Common Employer Mistake Draws Lawsuit by EEOC – October 1, 2006
One of the most common employer misunderstandings caused Denny’s to violate the Americans with Disabilities Act (ADA) and resulted in a lawsuit filed against the company by the EEOC. Denny’s failed failed to provide reasonable accommodation for medical leave according to the EEOC lawsuit.
Employers can fine an important lesson in this case. The EEOC charges that Denny’s violated the rights of a class of workers with disabilities by maintaining a maximum medical leave policy that automatically denied additional medical leave beyond a pre-determined limit — even when additional leave was required by the ADA as a reasonable accommodation for those workers — resulting in their unlawful terminations. Many employers have similar policies that may violate the ADA when they are enforced across the board and do not permit exceptions to the policy – additional leave time – as an accommodation to an employee who has exhausted medical leave limits under a company policy.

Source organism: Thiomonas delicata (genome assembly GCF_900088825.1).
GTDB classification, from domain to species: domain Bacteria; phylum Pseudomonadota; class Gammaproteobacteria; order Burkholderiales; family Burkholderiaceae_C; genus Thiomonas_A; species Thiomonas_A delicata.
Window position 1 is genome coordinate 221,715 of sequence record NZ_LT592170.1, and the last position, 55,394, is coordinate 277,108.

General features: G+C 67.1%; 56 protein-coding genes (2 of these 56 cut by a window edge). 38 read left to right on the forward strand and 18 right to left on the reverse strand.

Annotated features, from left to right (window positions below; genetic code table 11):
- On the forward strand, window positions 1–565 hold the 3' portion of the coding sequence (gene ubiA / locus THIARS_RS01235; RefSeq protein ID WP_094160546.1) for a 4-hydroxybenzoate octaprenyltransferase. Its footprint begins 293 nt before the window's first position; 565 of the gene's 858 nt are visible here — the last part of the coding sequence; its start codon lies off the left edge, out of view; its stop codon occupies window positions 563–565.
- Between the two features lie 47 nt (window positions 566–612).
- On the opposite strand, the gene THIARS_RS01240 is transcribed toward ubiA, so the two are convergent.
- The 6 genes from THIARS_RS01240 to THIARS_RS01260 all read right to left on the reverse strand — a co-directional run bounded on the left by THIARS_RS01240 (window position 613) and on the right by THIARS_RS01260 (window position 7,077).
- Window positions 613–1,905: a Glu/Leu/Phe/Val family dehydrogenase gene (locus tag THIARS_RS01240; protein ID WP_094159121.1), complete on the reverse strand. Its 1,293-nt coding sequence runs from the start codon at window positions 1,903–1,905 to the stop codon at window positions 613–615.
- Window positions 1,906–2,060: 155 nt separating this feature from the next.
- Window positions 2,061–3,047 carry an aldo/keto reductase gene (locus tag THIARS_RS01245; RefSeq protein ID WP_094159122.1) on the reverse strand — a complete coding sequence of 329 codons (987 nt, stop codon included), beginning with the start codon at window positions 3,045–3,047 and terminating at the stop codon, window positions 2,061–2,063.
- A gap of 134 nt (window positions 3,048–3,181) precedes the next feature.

The EEOC also charges that Denny’s refused to provide one of its restaurant managers with a legally required reasonable accommodations for her disability, a leg amputation; prohibited her from working in its restaurants because of her disability, despite her desire to return to work; and fired the employee because of her disability.
The EEOC seeks a court order requiring Denny’s to comply with the ADA and barring Denny’s from applying its maximum medical leave policy to disabled employees who are lawfully entitled to additional medical leave. In addition, EEOC seeks lost wages and benefits, compensatory and punitive damages, and other relief for victims and the public.
Employers should review their medical leave policies and ADA accommodation practices to ensure that they are in compliance with the law. An employee may be entitled to additional medical leave beyong the maximum amount allowed under company policy, as a reasonable accommodation under the ADA. Contact Ann Plunkett at WorkPlace Partners, Inc. with questions or for additional information.